After dealing with over 1,000 bad break ups professionally (in addition to quite a few of my own) I often feel like Helen, from that 2004 Disney movie “The Incredibles” in the scene where their plane is getting ready to crash land and she tells everyone to “get a grip, we are not going to die.”

When you discover that your partner has betrayed you, either by hiding an affair, romantic communications with another, an addiction, alarming amounts of debt, poor credit, or simply nasty habits that s/he knew would be deal-breakers for you, the blow feels like a swift kick to your gut and simultaneously a dagger through your heart.   It is completely different from coming to the slow realization that you are not compatible after methodically analyzing the information you gathered over multiple rounds of playing 20 questions with someone.  The key distinction being that you were blind-sided by the harsh reality that the picture you had been presented with was a complete mirage, and hits you like a Mack truck that quite literally takes your breath away and leaves you feeling shattered.

It is not easy to recover from such a blow, and you most certainly won’t bounce back overnight.  Just as you would seek medical help after a car crash, you need to find people you trust (including professional help) to help put you back together, and quite literally take it one day at a time.

For years I have recommended to my divorce clients that were betrayed the book, “Leave a Cheater, Gain a Life” written by Tracy Schorn. It is a self-help step by step guide to taking back your power.  She starts by identifying common mistakes that people make right after the discovery, which she calls “D-Day.”  Next, she encourages people to find your lifelines, including a good therapist that can guide you through the emotional rollercoaster you will be riding for some time, whether you want to or not.

My job the past two decades has only focused on quickly performing an amputation to end all unnecessary legal and financial entanglements after D-Day, so that each party can move on to the next chapter in his/her life.  But the reality is there are many who do not opt to sever all ties, and instead choose to work on repairing the relationship, including rebuilding trust and respect.  I imagine a lot rides on a cost/benefit analysis that takes into account the duration of the relationship, whether kids are involved, the extent of your ties, including owning a house or business together, and the level of economic dependence between the two parties.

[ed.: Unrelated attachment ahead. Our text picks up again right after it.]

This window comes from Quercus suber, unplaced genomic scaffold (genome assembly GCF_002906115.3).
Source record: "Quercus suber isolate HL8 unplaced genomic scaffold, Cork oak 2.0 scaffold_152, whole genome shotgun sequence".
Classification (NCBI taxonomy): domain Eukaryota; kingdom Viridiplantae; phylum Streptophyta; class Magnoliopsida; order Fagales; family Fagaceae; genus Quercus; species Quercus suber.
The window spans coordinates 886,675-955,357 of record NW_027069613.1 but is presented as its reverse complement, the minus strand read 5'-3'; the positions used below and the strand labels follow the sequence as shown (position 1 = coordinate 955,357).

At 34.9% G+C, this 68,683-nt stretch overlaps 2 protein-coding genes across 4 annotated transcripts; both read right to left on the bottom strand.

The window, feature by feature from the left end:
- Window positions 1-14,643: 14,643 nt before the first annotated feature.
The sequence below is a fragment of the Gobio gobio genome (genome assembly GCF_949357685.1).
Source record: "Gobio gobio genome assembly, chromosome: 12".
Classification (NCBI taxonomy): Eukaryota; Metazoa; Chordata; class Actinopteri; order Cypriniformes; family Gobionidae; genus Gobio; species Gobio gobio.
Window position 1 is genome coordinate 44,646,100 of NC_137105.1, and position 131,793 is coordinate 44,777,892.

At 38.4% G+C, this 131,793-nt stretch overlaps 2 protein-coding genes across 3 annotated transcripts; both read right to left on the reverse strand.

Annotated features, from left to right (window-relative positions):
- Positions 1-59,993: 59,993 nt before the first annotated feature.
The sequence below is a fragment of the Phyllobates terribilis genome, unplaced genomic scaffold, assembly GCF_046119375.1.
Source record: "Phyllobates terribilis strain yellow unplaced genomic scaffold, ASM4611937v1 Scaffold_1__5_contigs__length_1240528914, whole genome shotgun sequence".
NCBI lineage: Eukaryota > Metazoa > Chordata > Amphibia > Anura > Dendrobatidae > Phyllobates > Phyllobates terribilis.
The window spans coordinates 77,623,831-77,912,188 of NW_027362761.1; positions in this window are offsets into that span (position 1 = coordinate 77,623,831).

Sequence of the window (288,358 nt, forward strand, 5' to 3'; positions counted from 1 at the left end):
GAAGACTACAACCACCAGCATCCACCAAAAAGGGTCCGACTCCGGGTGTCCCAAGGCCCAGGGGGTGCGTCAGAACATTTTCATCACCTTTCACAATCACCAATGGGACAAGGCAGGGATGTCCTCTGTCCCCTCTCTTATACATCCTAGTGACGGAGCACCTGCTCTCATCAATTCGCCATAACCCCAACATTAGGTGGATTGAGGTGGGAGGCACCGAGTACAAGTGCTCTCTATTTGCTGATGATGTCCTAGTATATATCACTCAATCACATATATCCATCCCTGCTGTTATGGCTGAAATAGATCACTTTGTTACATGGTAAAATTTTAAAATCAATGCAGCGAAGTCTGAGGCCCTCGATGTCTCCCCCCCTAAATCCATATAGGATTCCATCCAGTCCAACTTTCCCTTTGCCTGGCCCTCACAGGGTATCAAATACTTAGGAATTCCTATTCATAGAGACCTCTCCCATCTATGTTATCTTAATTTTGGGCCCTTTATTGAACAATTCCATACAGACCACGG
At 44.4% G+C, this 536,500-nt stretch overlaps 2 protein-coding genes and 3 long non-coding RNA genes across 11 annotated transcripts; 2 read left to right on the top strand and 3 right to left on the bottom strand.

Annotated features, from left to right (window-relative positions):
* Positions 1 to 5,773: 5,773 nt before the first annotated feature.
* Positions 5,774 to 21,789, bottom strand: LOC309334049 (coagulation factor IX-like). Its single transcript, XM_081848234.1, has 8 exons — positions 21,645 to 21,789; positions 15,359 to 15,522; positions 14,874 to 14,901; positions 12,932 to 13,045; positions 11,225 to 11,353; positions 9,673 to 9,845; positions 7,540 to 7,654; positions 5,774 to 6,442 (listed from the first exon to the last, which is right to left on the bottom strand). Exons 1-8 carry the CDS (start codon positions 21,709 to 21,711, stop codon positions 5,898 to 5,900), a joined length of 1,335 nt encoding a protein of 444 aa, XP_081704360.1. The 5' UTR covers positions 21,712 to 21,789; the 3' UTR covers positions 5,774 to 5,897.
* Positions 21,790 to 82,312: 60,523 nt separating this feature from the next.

There are huge risks involved with staying, just as there are plenty of unknowns associated with the choice of leaving and starting over.  Ultimately, each person will need to make an informed decision that best suits his/her needs, but hopefully they are not making the choice based on fear.  As Pres. Franklin D. Roosevelt said in 1933, at the peak of the Great Depression, “the only thing we have to fear is fear itself– nameless, unreasoning, unjustified terror, which paralyzes needed efforts to convert retreat into advance in” our darkest hours.

Sadly, right now as a nation we are all facing a great terror with the COVID-19 pandemic that has already claimed over 60,000 American lives in the past three months, which is more fatalities that what we suffered during the Vietnam War.  And as we grapple with what the “new norm” will look like while we contemplate lifting the shelter in place orders to avoid financial ruin, the reality also is none of our personal relationships will ever be the same, especially for all those couples that have now discovered things about one another that are cause for concern.

How you choose to address your D-Day aha moment is entirely up to you, but you cannot just stick your head in the sand or wallow in self-pity suffering from paralysis.  Let the truth set you free– free to forge a path to a more authentic life moving forward that is true to your beliefs and values.  Take this opportunity to take the deep dive to figure out your priorities and find your inner strength that will allow you to make sweet lemonade out of life’s lemons.

By Regina A. DeMeo